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Pico Iyer's book review

Feb 13, 2003 08:54 AM
by Reginald Atkinson


On page 11 of the 2/9/03 Sunday NY Times Book Review is a review of a book called "Abandon" written by Pico Iyer. Mr. Iyer is the son of the noted theosophists from Santa Barbara, Raghavan and Nandini Iyer, and has occasionally been a contributing writer to Time Magazine.

The book is described by the Times as "a romance" The first few paragraphs of the review by Pankaj Mishra (author of a novel called "The Romantics") are:

"In Pico Iyer's new novel, "Abandon," John Macmillan, an English graduate student of Islamic mystical poetry, is determined to "see the world in a Sufi light." It is why he has escaped from England: "Anything," Macmillan feels, "can be forgiven there except the longing to be better." He tells an English friend over dinner that he wants desperately to show "that what we have inside us are not just repressed demons and all that, but something radiant. Exalted." The difficulty of his task is made clear when his dinner companion appears "suddenly fascinated" by the lettuce on her plate. "Wherever," she asks, "did you get this dressing?"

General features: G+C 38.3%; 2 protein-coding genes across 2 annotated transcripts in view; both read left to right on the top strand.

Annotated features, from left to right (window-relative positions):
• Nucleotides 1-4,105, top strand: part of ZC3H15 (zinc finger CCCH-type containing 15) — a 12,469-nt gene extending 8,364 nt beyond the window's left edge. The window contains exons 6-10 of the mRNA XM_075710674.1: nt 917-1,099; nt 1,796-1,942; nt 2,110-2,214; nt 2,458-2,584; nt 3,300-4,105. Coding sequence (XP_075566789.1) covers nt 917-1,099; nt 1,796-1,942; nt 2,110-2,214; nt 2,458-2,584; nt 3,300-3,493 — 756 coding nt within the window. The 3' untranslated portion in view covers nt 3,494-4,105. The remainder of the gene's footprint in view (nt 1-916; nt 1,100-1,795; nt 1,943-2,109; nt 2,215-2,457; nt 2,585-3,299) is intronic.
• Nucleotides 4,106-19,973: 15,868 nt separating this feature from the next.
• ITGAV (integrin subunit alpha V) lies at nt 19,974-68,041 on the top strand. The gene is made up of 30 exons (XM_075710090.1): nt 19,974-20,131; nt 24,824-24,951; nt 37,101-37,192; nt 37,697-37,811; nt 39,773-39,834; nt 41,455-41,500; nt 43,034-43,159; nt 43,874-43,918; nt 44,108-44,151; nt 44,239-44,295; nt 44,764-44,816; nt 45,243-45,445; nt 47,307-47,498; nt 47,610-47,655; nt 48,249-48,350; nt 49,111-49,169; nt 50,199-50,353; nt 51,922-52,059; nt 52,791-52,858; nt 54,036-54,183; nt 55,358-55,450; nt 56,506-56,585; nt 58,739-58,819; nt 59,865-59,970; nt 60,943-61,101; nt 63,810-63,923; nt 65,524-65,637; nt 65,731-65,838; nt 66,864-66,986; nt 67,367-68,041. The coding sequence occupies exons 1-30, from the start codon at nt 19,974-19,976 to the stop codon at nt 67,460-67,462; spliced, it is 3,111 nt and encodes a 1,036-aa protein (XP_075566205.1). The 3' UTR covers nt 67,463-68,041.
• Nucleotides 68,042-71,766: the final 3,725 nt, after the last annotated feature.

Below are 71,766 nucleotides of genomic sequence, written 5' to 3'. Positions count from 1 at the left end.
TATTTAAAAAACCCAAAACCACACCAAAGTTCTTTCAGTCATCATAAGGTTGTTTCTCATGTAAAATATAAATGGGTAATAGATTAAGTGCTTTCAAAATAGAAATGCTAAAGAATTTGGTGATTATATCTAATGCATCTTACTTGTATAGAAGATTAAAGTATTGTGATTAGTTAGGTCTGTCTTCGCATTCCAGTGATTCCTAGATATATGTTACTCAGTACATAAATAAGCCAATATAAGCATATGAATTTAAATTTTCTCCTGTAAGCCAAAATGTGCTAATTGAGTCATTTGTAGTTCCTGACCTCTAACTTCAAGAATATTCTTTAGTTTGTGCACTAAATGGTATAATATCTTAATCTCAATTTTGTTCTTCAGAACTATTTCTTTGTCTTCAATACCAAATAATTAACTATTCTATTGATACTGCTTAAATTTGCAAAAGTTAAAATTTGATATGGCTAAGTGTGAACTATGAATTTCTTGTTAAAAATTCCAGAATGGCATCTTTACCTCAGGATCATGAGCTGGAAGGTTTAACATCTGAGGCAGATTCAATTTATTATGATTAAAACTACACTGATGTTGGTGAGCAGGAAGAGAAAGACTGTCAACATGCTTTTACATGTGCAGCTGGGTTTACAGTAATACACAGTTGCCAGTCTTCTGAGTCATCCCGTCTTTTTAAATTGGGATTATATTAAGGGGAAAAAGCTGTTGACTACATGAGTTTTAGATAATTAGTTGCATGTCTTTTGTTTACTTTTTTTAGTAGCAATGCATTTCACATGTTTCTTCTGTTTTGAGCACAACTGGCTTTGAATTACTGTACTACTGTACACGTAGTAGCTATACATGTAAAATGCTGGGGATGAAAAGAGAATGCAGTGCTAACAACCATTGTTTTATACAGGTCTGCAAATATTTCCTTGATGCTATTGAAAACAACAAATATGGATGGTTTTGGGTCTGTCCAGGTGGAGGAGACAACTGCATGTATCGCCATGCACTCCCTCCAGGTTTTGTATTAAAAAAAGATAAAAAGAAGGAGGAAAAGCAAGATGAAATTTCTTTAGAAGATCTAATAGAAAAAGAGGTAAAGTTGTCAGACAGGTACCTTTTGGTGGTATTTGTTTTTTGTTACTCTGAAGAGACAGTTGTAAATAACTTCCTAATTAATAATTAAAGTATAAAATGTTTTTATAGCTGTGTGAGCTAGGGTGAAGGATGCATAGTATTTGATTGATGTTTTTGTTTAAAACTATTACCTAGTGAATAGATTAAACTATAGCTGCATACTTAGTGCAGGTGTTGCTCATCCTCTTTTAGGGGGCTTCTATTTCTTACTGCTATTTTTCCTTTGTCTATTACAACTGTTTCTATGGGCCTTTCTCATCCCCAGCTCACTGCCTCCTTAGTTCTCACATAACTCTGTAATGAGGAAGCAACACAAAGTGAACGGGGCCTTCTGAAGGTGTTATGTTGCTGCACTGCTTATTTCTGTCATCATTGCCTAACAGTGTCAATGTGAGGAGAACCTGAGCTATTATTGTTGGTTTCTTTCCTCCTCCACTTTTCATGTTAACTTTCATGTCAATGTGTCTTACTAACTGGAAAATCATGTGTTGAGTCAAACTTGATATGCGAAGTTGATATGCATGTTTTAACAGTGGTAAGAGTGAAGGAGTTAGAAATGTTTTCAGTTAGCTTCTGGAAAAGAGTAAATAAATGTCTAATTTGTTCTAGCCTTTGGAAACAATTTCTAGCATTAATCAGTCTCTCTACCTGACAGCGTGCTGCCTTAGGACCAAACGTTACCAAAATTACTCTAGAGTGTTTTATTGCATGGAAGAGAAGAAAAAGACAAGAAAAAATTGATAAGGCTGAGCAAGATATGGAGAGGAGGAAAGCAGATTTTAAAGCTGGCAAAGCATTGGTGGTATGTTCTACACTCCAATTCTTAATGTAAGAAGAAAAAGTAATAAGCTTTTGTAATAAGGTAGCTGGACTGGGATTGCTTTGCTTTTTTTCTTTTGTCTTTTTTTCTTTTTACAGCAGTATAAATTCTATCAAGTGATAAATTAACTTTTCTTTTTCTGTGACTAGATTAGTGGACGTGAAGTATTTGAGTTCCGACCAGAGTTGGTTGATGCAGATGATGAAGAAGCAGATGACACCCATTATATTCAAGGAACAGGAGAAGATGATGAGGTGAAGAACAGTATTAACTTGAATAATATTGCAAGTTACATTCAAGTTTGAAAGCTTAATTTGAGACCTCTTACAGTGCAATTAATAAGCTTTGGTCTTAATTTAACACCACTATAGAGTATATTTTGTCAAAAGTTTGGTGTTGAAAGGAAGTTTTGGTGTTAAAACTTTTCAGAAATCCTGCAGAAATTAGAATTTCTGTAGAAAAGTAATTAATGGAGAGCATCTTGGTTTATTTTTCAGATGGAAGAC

It isn't just the English with their antispiritual irony who stand in Macmillan's way. Even in Santa Barbara, that sleekest of California idylls, said to be the original home of the hot tub, he finds himself struggling to make sense of the more obscure works of the prolific Sufi poet Rumi while fighting off his attraction to an elusive young woman named Camilla. He lets himself be further distracted by a futile search for a rare manuscript in the centers of the old Islamic world: Syria, Iran, Spain, India.

In much contemporary European and American fiction, the Westerner looking for consolation in the religions of the East usually invites a sententious kind of irony: wisdom can't be had, or so the message goes, for the price of an airline ticket to India or a weekend in the Catskills. But Iyer treats Macmillan's spiritual confusion and hunger with sympathy, even tenderness This may partly reflect his own weariness with an aggressively secular Western modernity whose encounter with the traditional societies of Asia he first described in his 1988 travel book, "Video Night in Kathmandu."

Iyer, who was born to Indian parents, educated in England and now lives in California and Japan....


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